Adoptee finds himself on missing-children Web site

Wondering about his past, software salesman Steve Carter logs on to a missing-children Web site. He'd been adopted at age 4. On the site, however, he discovers an age-progression photo of himself.

Screenshot: Chris Matyszczyk/CNET

It's inevitable when you're adopted that, at some point in your life, you'll try and find out as much as you can about your birth parents -- who they might have been, who they might have become.

For software salesman Steve Carter, 35, that time seems to have come when he decided to have kids of his own.

He knew he'd been adopted from an orphanage in Honolulu when he was 4. As he thought more about his past, he saw the story of Carlina White, who went on a missing-children site and discovered she had been kidnapped as a baby.

Carter knew his own birth certificate hadn't been created until a year after his birth. He'd always felt that there were facts about his past that hadn't been uncovered. His birth certificate labeled him as half native Hawaiian. Yet his blond hair and blue eyes suggested to him that this might not be so.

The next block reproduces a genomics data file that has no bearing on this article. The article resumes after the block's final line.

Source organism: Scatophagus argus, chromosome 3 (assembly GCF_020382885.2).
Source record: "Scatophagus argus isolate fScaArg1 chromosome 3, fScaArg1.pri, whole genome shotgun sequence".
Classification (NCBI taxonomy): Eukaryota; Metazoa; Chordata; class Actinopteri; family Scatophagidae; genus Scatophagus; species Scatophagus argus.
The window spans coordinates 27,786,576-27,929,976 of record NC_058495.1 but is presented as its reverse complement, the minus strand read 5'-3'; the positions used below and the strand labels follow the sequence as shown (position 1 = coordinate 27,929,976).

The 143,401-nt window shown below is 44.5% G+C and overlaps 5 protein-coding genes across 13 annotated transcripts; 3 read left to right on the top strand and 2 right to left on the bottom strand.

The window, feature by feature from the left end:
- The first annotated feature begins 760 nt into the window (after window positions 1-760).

So, as CBS News tells it, he went on to MissingKids.com.

He looked at children missing in Hawaii from the past 34 years. There, he found something startling: an age-progression picture of himself.

"My first thought was: Oh, my God. That's me," he told CBS News. The age-progression picture was remarkably faithful to the features that are now his.

So he contacted police in Hawaii, who then investigated and conducted a DNA test. Their conclusion was that Steve Carter was, in fact, Marx Panama Barnes. (One might guess that his parents weren't staunch conservatives.)

What Carter, who now lives in Philadelphia, further learned was that his biological mother had escaped with him when he was just a baby. She had altered his name, his birth date, and even his race.

CBS says his biological mother ended up in a psychiatric institution and no one knows if she is dead or alive.

So a search that revealed he'd had two birthdays, three birth certificates, and a total of 10 names, revealed much, but not everything, about Carter's past.

Perhaps the question for him now is whether to continue to search or simply be grateful that he can talk to his birth father -- Northern California resident Mark Barnes -- and be happy he has, at least, some answers to a past whose contents he could never have imagined.

Screenshot: Chris Matyszczyk/CNET
 

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